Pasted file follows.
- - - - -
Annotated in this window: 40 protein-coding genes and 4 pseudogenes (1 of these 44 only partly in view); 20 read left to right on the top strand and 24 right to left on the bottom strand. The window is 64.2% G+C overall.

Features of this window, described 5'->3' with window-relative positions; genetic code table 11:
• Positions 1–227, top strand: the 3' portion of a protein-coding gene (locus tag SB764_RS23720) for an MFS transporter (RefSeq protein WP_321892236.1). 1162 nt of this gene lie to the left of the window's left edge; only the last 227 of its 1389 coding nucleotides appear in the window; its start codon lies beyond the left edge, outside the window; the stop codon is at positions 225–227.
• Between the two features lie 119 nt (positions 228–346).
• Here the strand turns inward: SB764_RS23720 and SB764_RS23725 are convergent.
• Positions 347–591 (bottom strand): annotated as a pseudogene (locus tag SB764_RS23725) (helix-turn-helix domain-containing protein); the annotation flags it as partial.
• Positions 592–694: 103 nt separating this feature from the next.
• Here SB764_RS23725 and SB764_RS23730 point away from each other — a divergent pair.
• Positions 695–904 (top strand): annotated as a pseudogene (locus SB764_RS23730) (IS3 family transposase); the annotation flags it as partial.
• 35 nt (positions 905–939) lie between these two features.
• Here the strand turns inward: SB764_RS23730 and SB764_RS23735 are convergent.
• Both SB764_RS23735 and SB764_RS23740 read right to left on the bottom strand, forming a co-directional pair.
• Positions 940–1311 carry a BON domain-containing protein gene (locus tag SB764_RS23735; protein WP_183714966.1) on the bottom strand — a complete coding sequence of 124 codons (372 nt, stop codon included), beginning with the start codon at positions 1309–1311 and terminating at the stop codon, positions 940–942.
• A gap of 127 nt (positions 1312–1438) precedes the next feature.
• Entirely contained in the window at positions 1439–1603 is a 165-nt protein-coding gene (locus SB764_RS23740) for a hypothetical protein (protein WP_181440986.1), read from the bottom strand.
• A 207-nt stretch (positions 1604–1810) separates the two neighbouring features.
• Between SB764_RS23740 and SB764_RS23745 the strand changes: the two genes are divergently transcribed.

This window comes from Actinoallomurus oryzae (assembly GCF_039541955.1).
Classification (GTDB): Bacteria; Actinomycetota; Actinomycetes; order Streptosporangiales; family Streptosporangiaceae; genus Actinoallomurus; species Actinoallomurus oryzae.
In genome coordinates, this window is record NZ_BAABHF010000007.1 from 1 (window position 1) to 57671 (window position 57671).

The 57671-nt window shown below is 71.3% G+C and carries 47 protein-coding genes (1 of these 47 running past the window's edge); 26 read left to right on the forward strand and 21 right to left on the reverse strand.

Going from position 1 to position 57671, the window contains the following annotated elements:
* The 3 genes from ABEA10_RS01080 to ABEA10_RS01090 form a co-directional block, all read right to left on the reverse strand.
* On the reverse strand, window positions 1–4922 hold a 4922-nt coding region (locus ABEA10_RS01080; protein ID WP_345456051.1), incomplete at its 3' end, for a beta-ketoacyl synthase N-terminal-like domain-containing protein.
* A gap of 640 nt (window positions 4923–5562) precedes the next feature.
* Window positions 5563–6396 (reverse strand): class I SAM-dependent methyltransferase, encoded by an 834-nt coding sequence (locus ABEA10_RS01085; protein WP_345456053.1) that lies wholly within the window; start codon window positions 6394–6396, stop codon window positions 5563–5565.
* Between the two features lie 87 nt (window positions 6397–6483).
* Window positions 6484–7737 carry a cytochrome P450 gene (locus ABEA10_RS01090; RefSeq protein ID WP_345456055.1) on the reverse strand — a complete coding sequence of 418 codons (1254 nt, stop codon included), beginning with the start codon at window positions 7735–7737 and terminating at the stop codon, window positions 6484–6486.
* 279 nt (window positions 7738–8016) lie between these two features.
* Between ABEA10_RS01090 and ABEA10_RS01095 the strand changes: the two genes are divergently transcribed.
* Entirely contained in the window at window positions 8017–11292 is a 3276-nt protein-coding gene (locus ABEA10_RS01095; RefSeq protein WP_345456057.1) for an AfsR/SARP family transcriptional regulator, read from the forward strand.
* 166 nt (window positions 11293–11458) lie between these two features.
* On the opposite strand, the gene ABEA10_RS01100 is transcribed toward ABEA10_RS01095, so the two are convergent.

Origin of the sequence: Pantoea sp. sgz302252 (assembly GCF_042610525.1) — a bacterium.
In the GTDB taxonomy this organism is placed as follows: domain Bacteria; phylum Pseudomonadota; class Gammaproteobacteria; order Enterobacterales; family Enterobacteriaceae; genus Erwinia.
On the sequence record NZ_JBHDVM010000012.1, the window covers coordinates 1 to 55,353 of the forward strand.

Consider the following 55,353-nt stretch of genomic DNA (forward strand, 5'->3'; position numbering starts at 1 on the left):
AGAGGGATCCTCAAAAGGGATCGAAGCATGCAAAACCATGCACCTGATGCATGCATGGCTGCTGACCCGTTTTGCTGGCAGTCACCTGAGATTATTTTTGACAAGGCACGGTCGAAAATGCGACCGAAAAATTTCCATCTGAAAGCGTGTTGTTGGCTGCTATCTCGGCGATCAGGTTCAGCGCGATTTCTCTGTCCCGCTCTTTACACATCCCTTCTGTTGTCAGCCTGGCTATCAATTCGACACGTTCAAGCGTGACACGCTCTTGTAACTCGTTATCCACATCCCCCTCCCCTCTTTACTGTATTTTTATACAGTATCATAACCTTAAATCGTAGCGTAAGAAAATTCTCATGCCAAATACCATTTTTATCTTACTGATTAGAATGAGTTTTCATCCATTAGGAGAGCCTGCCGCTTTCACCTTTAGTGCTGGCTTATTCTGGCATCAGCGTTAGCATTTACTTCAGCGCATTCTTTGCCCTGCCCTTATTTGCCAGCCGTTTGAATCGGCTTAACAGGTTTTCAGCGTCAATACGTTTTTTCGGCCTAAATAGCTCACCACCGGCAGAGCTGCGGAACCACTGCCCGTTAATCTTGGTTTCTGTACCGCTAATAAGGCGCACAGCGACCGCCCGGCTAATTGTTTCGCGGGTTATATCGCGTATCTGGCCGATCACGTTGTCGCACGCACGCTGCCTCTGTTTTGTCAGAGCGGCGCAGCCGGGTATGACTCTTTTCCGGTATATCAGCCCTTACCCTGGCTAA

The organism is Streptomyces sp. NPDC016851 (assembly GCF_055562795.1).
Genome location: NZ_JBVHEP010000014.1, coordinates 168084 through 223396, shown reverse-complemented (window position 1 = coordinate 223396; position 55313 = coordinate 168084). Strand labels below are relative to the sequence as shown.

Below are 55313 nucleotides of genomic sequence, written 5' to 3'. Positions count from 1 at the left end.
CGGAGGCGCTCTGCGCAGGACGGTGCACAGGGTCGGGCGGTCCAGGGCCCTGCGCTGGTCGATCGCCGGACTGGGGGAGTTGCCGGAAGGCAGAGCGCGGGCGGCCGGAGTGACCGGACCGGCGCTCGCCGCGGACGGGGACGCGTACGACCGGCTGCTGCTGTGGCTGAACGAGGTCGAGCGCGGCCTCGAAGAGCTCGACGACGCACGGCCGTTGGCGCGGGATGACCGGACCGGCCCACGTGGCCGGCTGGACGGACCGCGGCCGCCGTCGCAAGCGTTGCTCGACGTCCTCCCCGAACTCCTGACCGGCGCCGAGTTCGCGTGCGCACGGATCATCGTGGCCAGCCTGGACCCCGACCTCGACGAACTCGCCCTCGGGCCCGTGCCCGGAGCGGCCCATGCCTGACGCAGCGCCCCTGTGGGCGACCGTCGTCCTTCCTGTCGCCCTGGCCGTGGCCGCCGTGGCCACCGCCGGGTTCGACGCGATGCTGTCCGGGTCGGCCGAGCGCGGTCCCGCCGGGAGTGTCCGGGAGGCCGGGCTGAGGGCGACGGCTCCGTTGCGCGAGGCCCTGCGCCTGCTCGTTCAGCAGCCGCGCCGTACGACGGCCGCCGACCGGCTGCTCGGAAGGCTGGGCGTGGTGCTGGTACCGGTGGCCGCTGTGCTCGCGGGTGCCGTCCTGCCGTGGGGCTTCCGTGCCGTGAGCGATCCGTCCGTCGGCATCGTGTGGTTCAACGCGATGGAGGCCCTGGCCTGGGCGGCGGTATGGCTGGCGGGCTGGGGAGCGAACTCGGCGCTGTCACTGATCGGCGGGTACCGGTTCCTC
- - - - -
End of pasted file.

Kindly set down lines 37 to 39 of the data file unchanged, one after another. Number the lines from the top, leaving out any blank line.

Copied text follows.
Consider the following 55,353-nt stretch of genomic DNA (forward strand, 5'->3'; position numbering starts at 1 on the left):
AGAGGGATCCTCAAAAGGGATCGAAGCATGCAAAACCATGCACCTGATGCATGCATGGCTGCTGACCCGTTTTGCTGGCAGTCACCTGAGATTATTTTTGACAAGGCACGGTCGAAAATGCGACCGAAAAATTTCCATCTGAAAGCGTGTTGTTGGCTGCTATCTCGGCGATCAGGTTCAGCGCGATTTCTCTGTCCCGCTCTTTACACATCCCTTCTGTTGTCAGCCTGGCTATCAATTCGACACGTTCAAGCGTGACACGCTCTTGTAACTCGTTATCCACATCCCCCTCCCCTCTTTACTGTATTTTTATACAGTATCATAACCTTAAATCGTAGCGTAAGAAAATTCTCATGCCAAATACCATTTTTATCTTACTGATTAGAATGAGTTTTCATCCATTAGGAGAGCCTGCCGCTTTCACCTTTAGTGCTGGCTTATTCTGGCATCAGCGTTAGCATTTACTTCAGCGCATTCTTTGCCCTGCCCTTATTTGCCAGCCGTTTGAATCGGCTTAACAGGTTTTCAGCGTCAATACGTTTTTTCGGCCTAAATAGCTCACCACCGGCAGAGCTGCGGAACCACTGCCCGTTAATCTTGGTTTCTGTACCGCTAATAAGGCGCACAGCGACCGCCCGGCTAATTGTTTCGCGGGTTATATCGCGTATCTGGCCGATCACGTTGTCGCACGCACGCTGCCTCTGTTTTGTCAGAGCGGCGCAGCCGGGTATGACTCTTTTCCGGTATATCAGCCCTTACCCTGGCTAA

The organism is Streptomyces sp. NPDC016851 (assembly GCF_055562795.1).